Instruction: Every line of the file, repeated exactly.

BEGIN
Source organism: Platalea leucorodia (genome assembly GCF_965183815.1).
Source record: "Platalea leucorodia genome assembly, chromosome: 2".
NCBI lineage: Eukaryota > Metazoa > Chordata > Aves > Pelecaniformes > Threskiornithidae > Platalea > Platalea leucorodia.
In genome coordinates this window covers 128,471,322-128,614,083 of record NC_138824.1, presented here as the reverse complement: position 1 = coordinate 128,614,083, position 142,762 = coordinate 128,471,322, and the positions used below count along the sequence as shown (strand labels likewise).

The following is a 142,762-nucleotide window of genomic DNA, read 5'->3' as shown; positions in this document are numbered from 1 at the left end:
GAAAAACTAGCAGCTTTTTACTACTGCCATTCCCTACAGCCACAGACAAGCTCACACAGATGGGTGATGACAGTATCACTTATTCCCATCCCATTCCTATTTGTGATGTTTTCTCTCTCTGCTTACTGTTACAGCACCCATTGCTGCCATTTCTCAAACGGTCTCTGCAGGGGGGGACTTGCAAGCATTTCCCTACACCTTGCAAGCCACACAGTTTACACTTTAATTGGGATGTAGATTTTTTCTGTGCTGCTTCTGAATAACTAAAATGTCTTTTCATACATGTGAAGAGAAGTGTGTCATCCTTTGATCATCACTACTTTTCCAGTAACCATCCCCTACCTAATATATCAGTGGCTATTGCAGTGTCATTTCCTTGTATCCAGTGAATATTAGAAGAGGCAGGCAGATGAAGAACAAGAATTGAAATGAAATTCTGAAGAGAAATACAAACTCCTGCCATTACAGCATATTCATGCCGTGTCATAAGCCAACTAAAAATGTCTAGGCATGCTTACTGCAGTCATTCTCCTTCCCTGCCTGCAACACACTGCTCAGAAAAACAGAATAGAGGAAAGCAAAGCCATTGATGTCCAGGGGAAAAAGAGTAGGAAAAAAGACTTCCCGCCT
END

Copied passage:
Source organism: Platalea leucorodia (genome assembly GCF_965183815.1).
Source record: "Platalea leucorodia genome assembly, chromosome: 2".
NCBI lineage: Eukaryota > Metazoa > Chordata > Aves > Pelecaniformes > Threskiornithidae > Platalea > Platalea leucorodia.
In genome coordinates this window covers 128,471,322-128,614,083 of record NC_138824.1, presented here as the reverse complement: position 1 = coordinate 128,614,083, position 142,762 = coordinate 128,471,322, and the positions used below count along the sequence as shown (strand labels likewise).

The following is a 142,762-nucleotide window of genomic DNA, read 5'->3' as shown; positions in this document are numbered from 1 at the left end:
GAAAAACTAGCAGCTTTTTACTACTGCCATTCCCTACAGCCACAGACAAGCTCACACAGATGGGTGATGACAGTATCACTTATTCCCATCCCATTCCTATTTGTGATGTTTTCTCTCTCTGCTTACTGTTACAGCACCCATTGCTGCCATTTCTCAAACGGTCTCTGCAGGGGGGGACTTGCAAGCATTTCCCTACACCTTGCAAGCCACACAGTTTACACTTTAATTGGGATGTAGATTTTTTCTGTGCTGCTTCTGAATAACTAAAATGTCTTTTCATACATGTGAAGAGAAGTGTGTCATCCTTTGATCATCACTACTTTTCCAGTAACCATCCCCTACCTAATATATCAGTGGCTATTGCAGTGTCATTTCCTTGTATCCAGTGAATATTAGAAGAGGCAGGCAGATGAAGAACAAGAATTGAAATGAAATTCTGAAGAGAAATACAAACTCCTGCCATTACAGCATATTCATGCCGTGTCATAAGCCAACTAAAAATGTCTAGGCATGCTTACTGCAGTCATTCTCCTTCCCTGCCTGCAACACACTGCTCAGAAAAACAGAATAGAGGAAAGCAAAGCCATTGATGTCCAGGGGAAAAAGAGTAGGAAAAAAGACTTCCCGCCT